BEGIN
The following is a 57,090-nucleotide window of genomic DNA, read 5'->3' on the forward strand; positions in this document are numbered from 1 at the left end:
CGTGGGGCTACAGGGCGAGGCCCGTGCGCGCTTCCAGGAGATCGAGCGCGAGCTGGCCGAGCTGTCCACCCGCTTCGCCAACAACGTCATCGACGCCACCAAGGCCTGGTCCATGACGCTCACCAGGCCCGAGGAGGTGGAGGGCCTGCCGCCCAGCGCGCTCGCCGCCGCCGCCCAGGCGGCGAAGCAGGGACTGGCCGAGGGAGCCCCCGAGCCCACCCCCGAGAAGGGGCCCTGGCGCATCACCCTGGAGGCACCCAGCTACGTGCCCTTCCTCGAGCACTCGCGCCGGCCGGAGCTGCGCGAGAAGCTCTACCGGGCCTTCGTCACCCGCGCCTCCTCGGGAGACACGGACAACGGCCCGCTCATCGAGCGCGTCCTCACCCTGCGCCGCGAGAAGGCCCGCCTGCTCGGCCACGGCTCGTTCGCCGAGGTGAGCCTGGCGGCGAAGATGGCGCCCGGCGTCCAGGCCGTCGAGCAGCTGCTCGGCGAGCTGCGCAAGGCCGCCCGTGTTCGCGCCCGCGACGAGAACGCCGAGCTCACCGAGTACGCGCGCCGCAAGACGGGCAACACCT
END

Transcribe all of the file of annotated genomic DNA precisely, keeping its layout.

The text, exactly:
The following is a 57,090-nucleotide window of genomic DNA, read 5'->3' on the forward strand; positions in this document are numbered from 1 at the left end:
CGTGGGGCTACAGGGCGAGGCCCGTGCGCGCTTCCAGGAGATCGAGCGCGAGCTGGCCGAGCTGTCCACCCGCTTCGCCAACAACGTCATCGACGCCACCAAGGCCTGGTCCATGACGCTCACCAGGCCCGAGGAGGTGGAGGGCCTGCCGCCCAGCGCGCTCGCCGCCGCCGCCCAGGCGGCGAAGCAGGGACTGGCCGAGGGAGCCCCCGAGCCCACCCCCGAGAAGGGGCCCTGGCGCATCACCCTGGAGGCACCCAGCTACGTGCCCTTCCTCGAGCACTCGCGCCGGCCGGAGCTGCGCGAGAAGCTCTACCGGGCCTTCGTCACCCGCGCCTCCTCGGGAGACACGGACAACGGCCCGCTCATCGAGCGCGTCCTCACCCTGCGCCGCGAGAAGGCCCGCCTGCTCGGCCACGGCTCGTTCGCCGAGGTGAGCCTGGCGGCGAAGATGGCGCCCGGCGTCCAGGCCGTCGAGCAGCTGCTCGGCGAGCTGCGCAAGGCCGCCCGTGTTCGCGCCCGCGACGAGAACGCCGAGCTCACCGAGTACGCGCGCCGCAAGACGGGCAACACCT